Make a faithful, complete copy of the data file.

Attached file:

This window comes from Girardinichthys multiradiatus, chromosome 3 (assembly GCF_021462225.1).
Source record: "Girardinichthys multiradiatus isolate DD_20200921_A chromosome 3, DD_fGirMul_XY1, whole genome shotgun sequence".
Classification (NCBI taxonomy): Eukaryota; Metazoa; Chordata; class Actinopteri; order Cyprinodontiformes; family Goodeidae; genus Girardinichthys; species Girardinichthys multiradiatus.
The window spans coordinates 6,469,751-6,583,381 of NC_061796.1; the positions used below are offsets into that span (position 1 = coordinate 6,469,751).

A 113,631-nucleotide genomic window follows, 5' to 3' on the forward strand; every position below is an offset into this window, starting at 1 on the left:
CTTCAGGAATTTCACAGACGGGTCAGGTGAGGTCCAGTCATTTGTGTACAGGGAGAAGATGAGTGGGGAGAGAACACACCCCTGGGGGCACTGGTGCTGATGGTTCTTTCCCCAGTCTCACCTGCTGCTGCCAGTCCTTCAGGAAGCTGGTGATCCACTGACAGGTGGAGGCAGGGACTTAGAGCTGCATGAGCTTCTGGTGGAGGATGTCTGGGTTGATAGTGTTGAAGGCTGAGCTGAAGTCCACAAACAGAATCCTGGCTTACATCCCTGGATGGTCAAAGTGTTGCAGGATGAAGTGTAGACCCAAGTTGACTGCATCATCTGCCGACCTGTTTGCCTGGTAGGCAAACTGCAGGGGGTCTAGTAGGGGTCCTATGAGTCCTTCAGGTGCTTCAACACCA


This window comes from Girardinichthys multiradiatus, chromosome 3 (assembly GCF_021462225.1).
Source record: "Girardinichthys multiradiatus isolate DD_20200921_A chromosome 3, DD_fGirMul_XY1, whole genome shotgun sequence".
Classification (NCBI taxonomy): Eukaryota; Metazoa; Chordata; class Actinopteri; order Cyprinodontiformes; family Goodeidae; genus Girardinichthys; species Girardinichthys multiradiatus.
The window spans coordinates 6,469,751-6,583,381 of NC_061796.1; the positions used below are offsets into that span (position 1 = coordinate 6,469,751).

A 113,631-nucleotide genomic window follows, 5' to 3' on the forward strand; every position below is an offset into this window, starting at 1 on the left:
CTTCAGGAATTTCACAGACGGGTCAGGTGAGGTCCAGTCATTTGTGTACAGGGAGAAGATGAGTGGGGAGAGAACACACCCCTGGGGGCACTGGTGCTGATGGTTCTTTCCCCAGTCTCACCTGCTGCTGCCAGTCCTTCAGGAAGCTGGTGATCCACTGACAGGTGGAGGCAGGGACTTAGAGCTGCATGAGCTTCTGGTGGAGGATGTCTGGGTTGATAGTGTTGAAGGCTGAGCTGAAGTCCACAAACAGAATCCTGGCTTACATCCCTGGATGGTCAAAGTGTTGCAGGATGAAGTGTAGACCCAAGTTGACTGCATCATCTGCCGACCTGTTTGCCTGGTAGGCAAACTGCAGGGGGTCTAGTAGGGGTCCTATGAGTCCTTCAGGTGCTTCAACACCA